Tonight I attended a performance at the Manoel Theatre, the knights' old theatre, about 250 years old, if my memory is right. There's seating on the main floor, just a little lower than the stage, then three tiers of boxes, each with four chairs in it, and then the gallery, with a sort of padded bleachers, just under the roof level. As the theatre is quite narrow, only about 20 seats across at floor level, the angle that you look down from, way up in the gallery, is pretty steep.
The acoustics in the place are amazing. The performance was called "Percussionista da Guardarte" (Watching the Percussionist) and the ensemble is Ars Ludi. Or maybe the four-man ensemble is Percussionista da Guardarte and the concert was called "Ars Ludi." One way or another, it was a percussion concert. The men played on glockenspiels, the most conventionally musical instruments of the evening, as well as various kinds of drums, plates, saucers, chairs, a dining table, the upright stem of a music stand, the stage floor, and the wall of the theatre. They also stamped their feet, clapped their hands, and slapped their thighs and the backs of their hands for one number. For the number using plates and saucers, they sat at a dining table, which they also played. The second half of this song was vocal, with them mostly saying what sounded like short words or syllables, possibly based out of a rhyming couplet which began, "Happily ever after the world is flat." I didn't catch the second line, probably because of the speaker's accent. The band is Italian.
The first set was the more "classical" set, including what sounded like Mozart's "A Little Night Music," the William Tell Overture, and the Sugar Plum Fairy's song from "The Nutcracker". (Keep in mind it can be a little difficult to be sure you are recognizing something played entirely on percussion, even if that includes glockenspiels.) The second set, after the intermission, was a bit more avant-garde, beginning with a piece that sounded like it might have been by Steve Reich. All four of the musicians played drums on this one, though one of them principally played a glockenspiel. Some of the drumming on this one sounded like a rock band. On one song in this set, they all played what looked like bongos--though they were playing with sticks--and about halfway through, the lights went down, and the sticks glowed in the dark. Then the sticks stopped glowing, and the musicians' right hands glowed. Then some of the sticks started glowing again and two of the hands stopped glowing. It was a cool visual effect.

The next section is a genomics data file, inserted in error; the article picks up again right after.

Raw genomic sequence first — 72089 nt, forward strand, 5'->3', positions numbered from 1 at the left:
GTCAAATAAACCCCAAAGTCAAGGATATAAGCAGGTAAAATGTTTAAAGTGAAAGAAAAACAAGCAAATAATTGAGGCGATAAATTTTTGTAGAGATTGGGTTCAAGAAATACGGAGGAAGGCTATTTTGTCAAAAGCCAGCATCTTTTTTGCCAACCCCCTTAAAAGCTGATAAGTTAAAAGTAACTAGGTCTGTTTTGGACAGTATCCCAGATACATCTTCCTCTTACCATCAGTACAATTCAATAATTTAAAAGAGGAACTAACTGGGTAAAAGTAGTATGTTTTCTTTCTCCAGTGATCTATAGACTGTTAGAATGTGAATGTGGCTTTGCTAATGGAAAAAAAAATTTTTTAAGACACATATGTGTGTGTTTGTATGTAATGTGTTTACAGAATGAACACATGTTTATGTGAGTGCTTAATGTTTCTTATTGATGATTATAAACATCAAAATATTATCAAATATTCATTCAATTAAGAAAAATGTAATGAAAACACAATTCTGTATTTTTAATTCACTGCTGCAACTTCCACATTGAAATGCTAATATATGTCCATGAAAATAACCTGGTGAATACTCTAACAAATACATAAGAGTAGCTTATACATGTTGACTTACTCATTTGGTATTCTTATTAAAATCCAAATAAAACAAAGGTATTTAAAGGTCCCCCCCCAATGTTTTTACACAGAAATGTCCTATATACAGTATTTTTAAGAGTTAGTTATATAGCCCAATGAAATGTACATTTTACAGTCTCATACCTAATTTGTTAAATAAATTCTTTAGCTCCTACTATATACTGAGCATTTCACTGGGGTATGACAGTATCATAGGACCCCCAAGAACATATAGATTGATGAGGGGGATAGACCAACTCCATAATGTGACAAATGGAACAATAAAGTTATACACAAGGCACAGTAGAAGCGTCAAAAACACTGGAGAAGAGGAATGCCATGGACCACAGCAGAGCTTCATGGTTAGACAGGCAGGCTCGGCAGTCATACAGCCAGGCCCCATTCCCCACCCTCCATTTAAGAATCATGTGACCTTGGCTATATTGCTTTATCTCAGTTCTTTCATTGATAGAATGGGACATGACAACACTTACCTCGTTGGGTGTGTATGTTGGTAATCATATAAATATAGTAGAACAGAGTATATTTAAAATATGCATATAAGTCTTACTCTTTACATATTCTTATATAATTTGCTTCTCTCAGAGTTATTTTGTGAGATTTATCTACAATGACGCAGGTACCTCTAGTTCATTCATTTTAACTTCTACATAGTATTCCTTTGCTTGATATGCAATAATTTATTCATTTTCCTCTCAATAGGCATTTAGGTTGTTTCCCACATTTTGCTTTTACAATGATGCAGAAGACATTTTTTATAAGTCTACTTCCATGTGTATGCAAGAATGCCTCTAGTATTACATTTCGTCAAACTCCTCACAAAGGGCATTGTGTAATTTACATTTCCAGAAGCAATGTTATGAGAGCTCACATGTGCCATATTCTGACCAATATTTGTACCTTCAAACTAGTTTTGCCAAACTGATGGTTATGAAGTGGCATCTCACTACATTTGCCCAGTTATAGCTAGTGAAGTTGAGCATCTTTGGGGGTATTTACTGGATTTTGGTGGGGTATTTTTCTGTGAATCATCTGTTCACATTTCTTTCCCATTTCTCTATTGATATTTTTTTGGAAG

The whole show, with intermission and encores, lasted about 90 minutes and cost 10 to 20 euros, depending on where you sat. The two English women and I, who went together from the guesthouse, opted for the gallery and the cheap seats, so it was a bargain. A performance like this, in a setting like this, would probably cost three or four times this much in most countries. It's interesting too that the performance was not considered rock or pop, but instead "classical" (or avant-garde classical.) Yes, they were performing using sheet music!
Otherwise today I took it pretty easy. I took a 30-minute or so walk this morning before cleaning up and officially starting the day. I had tea at Marks & Spencer twice (once with muffin), while reading Thomas Hardy. And I sat at Great Siege Square (Pjazza l-Assedju l-Kbir), on the northwest face of St John's Co-Cathedral and drew. (Here's one of the drawings--folks lined up to go inside and see the cathedral.)
While I was drawing a little girl, and later a little boy with her, came and looked at what I was doing. I think they were English. They had these little jumping spider toys on a string that are for sale just a few yards away.
And hey, the electricity just went out! Fortunately the rooms and the halls have some kind of emergency light system--there's a small fluorescent tube burning now in the room. But the buildings across the street still have light. And now we have light too. Good. I don't think we ever had an outage when I was here before.
I took a few pictures today, but not really of touristy things--some of the signs on buildings. I thought you might get a kick out of the way Maltese mingles words from various root languages, much as English does.
And this one just struck me as being a funny sort of official job to have.
Office of the Ombudsman.
And finally a drawing from the cruise, a cellist, drawn while I was watching the Bel Canto String Quartet play one day.